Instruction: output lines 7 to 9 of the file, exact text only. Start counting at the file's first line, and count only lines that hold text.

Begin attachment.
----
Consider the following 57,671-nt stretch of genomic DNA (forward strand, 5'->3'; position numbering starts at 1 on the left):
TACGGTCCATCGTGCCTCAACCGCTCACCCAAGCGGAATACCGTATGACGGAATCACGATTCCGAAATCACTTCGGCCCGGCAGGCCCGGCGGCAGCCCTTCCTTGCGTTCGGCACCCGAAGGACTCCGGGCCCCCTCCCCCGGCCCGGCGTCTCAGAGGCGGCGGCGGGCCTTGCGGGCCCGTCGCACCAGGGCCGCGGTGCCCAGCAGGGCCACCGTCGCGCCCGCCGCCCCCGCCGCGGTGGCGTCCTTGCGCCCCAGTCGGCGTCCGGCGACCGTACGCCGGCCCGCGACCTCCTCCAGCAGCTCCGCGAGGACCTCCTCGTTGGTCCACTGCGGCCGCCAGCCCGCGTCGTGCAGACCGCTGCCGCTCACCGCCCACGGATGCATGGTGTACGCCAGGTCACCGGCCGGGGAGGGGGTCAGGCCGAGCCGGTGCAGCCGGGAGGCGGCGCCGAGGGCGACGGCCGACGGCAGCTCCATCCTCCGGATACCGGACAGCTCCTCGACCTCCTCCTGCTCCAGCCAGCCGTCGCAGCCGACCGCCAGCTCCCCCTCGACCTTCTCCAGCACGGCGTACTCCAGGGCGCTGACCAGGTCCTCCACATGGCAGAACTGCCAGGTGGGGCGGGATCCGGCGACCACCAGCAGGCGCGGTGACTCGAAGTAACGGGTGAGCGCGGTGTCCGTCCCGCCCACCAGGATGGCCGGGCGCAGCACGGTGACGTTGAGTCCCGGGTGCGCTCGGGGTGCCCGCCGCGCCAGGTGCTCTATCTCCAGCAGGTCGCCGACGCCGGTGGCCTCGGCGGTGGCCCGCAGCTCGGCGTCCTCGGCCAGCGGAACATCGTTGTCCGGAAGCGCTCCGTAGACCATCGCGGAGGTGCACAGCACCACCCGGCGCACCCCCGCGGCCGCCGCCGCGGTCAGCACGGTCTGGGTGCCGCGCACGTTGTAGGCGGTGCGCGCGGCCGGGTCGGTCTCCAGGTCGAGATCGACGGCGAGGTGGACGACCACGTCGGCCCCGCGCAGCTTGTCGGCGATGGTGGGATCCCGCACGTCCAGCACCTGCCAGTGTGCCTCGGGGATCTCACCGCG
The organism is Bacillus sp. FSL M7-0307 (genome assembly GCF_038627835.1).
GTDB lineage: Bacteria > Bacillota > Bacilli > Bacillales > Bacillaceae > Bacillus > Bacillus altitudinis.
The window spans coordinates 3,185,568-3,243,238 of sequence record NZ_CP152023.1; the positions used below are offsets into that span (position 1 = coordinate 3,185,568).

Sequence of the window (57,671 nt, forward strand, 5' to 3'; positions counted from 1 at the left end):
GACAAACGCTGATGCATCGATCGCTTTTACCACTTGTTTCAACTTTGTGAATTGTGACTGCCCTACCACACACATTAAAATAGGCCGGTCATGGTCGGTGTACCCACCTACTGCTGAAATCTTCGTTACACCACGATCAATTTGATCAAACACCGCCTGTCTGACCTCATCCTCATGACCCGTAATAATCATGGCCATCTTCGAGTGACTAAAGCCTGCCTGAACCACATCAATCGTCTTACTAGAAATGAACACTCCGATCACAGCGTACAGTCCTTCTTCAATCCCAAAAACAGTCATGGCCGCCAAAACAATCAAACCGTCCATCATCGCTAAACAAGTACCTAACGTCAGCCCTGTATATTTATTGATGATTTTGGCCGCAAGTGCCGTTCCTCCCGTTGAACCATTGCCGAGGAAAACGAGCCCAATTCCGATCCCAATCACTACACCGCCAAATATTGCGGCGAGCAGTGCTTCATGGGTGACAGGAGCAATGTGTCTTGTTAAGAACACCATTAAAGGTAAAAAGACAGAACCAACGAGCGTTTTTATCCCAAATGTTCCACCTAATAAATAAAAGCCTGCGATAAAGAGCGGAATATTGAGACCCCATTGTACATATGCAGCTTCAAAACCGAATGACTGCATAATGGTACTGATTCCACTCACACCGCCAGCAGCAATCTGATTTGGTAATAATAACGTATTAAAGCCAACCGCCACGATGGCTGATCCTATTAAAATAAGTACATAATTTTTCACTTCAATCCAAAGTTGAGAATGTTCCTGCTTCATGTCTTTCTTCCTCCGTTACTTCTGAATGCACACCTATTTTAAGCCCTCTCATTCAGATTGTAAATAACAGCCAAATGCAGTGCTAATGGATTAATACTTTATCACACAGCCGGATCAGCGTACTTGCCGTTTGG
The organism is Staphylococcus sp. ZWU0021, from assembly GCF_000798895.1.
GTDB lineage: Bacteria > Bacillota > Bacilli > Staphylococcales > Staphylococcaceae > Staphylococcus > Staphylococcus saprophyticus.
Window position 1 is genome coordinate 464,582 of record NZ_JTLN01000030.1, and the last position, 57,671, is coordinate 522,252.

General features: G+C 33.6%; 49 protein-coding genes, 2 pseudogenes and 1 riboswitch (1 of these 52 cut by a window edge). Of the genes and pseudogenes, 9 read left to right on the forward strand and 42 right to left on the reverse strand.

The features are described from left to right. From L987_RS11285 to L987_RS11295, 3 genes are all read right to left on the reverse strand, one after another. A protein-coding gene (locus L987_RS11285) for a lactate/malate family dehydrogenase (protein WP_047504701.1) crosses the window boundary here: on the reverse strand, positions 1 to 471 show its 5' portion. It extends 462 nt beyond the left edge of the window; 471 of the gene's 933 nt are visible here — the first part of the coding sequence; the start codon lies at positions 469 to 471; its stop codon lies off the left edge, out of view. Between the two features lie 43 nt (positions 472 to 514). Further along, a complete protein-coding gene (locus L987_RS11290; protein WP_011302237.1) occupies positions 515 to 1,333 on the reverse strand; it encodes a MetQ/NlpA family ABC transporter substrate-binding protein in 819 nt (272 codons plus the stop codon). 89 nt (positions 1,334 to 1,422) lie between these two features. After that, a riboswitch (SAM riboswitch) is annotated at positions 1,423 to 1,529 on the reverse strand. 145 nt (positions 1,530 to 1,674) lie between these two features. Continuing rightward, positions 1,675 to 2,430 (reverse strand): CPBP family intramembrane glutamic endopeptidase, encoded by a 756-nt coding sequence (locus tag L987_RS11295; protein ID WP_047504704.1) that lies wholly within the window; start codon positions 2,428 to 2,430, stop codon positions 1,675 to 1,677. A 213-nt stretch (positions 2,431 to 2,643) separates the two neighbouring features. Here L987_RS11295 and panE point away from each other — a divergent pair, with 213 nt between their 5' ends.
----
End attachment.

GACAAACGCTGATGCATCGATCGCTTTTACCACTTGTTTCAACTTTGTGAATTGTGACTGCCCTACCACACACATTAAAATAGGCCGGTCATGGTCGGTGTACCCACCTACTGCTGAAATCTTCGTTACACCACGATCAATTTGATCAAACACCGCCTGTCTGACCTCATCCTCATGACCCGTAATAATCATGGCCATCTTCGAGTGACTAAAGCCTGCCTGAACCACATCAATCGTCTTACTAGAAATGAACACTCCGATCACAGCGTACAGTCCTTCTTCAATCCCAAAAACAGTCATGGCCGCCAAAACAATCAAACCGTCCATCATCGCTAAACAAGTACCTAACGTCAGCCCTGTATATTTATTGATGATTTTGGCCGCAAGTGCCGTTCCTCCCGTTGAACCATTGCCGAGGAAAACGAGCCCAATTCCGATCCCAATCACTACACCGCCAAATATTGCGGCGAGCAGTGCTTCATGGGTGACAGGAGCAATGTGTCTTGTTAAGAACACCATTAAAGGTAAAAAGACAGAACCAACGAGCGTTTTTATCCCAAATGTTCCACCTAATAAATAAAAGCCTGCGATAAAGAGCGGAATATTGAGACCCCATTGTACATATGCAGCTTCAAAACCGAATGACTGCATAATGGTACTGATTCCACTCACACCGCCAGCAGCAATCTGATTTGGTAATAATAACGTATTAAAGCCAACCGCCACGATGGCTGATCCTATTAAAATAAGTACATAATTTTTCACTTCAATCCAAAGTTGAGAATGTTCCTGCTTCATGTCTTTCTTCCTCCGTTACTTCTGAATGCACACCTATTTTAAGCCCTCTCATTCAGATTGTAAATAACAGCCAAATGCAGTGCTAATGGATTAATACTTTATCACACAGCCGGATCAGCGTACTTGCCGTTTGG
The organism is Staphylococcus sp. ZWU0021, from assembly GCF_000798895.1.
GTDB lineage: Bacteria > Bacillota > Bacilli > Staphylococcales > Staphylococcaceae > Staphylococcus > Staphylococcus saprophyticus.